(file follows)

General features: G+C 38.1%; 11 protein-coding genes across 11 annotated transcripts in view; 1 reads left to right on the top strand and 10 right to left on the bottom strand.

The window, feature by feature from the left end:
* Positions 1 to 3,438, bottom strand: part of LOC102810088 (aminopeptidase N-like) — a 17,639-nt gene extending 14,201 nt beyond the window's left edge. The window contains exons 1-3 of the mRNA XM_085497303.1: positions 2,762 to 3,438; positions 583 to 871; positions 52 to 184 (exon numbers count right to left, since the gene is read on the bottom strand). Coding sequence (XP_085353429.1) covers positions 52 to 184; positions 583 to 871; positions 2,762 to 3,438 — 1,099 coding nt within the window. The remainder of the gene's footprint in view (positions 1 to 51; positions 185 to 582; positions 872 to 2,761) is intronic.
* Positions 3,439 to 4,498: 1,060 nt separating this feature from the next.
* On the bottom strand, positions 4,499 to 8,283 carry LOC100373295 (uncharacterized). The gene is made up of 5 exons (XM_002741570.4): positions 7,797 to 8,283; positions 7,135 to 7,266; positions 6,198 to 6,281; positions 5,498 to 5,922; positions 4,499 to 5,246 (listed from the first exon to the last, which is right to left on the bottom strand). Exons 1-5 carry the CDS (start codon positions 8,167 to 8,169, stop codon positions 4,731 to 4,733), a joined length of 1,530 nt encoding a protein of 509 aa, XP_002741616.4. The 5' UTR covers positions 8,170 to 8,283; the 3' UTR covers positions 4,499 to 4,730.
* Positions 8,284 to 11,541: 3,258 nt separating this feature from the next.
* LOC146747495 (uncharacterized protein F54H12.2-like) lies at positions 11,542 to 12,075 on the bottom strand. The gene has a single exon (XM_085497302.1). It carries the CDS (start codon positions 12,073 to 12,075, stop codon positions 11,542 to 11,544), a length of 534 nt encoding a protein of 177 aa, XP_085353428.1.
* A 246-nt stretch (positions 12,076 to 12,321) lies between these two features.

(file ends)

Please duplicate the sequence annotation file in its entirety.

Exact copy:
General features: G+C 38.1%; 11 protein-coding genes across 11 annotated transcripts in view; 1 reads left to right on the top strand and 10 right to left on the bottom strand.

The window, feature by feature from the left end:
* Positions 1 to 3,438, bottom strand: part of LOC102810088 (aminopeptidase N-like) — a 17,639-nt gene extending 14,201 nt beyond the window's left edge. The window contains exons 1-3 of the mRNA XM_085497303.1: positions 2,762 to 3,438; positions 583 to 871; positions 52 to 184 (exon numbers count right to left, since the gene is read on the bottom strand). Coding sequence (XP_085353429.1) covers positions 52 to 184; positions 583 to 871; positions 2,762 to 3,438 — 1,099 coding nt within the window. The remainder of the gene's footprint in view (positions 1 to 51; positions 185 to 582; positions 872 to 2,761) is intronic.
* Positions 3,439 to 4,498: 1,060 nt separating this feature from the next.
* On the bottom strand, positions 4,499 to 8,283 carry LOC100373295 (uncharacterized). The gene is made up of 5 exons (XM_002741570.4): positions 7,797 to 8,283; positions 7,135 to 7,266; positions 6,198 to 6,281; positions 5,498 to 5,922; positions 4,499 to 5,246 (listed from the first exon to the last, which is right to left on the bottom strand). Exons 1-5 carry the CDS (start codon positions 8,167 to 8,169, stop codon positions 4,731 to 4,733), a joined length of 1,530 nt encoding a protein of 509 aa, XP_002741616.4. The 5' UTR covers positions 8,170 to 8,283; the 3' UTR covers positions 4,499 to 4,730.
* Positions 8,284 to 11,541: 3,258 nt separating this feature from the next.
* LOC146747495 (uncharacterized protein F54H12.2-like) lies at positions 11,542 to 12,075 on the bottom strand. The gene has a single exon (XM_085497302.1). It carries the CDS (start codon positions 12,073 to 12,075, stop codon positions 11,542 to 11,544), a length of 534 nt encoding a protein of 177 aa, XP_085353428.1.
* A 246-nt stretch (positions 12,076 to 12,321) lies between these two features.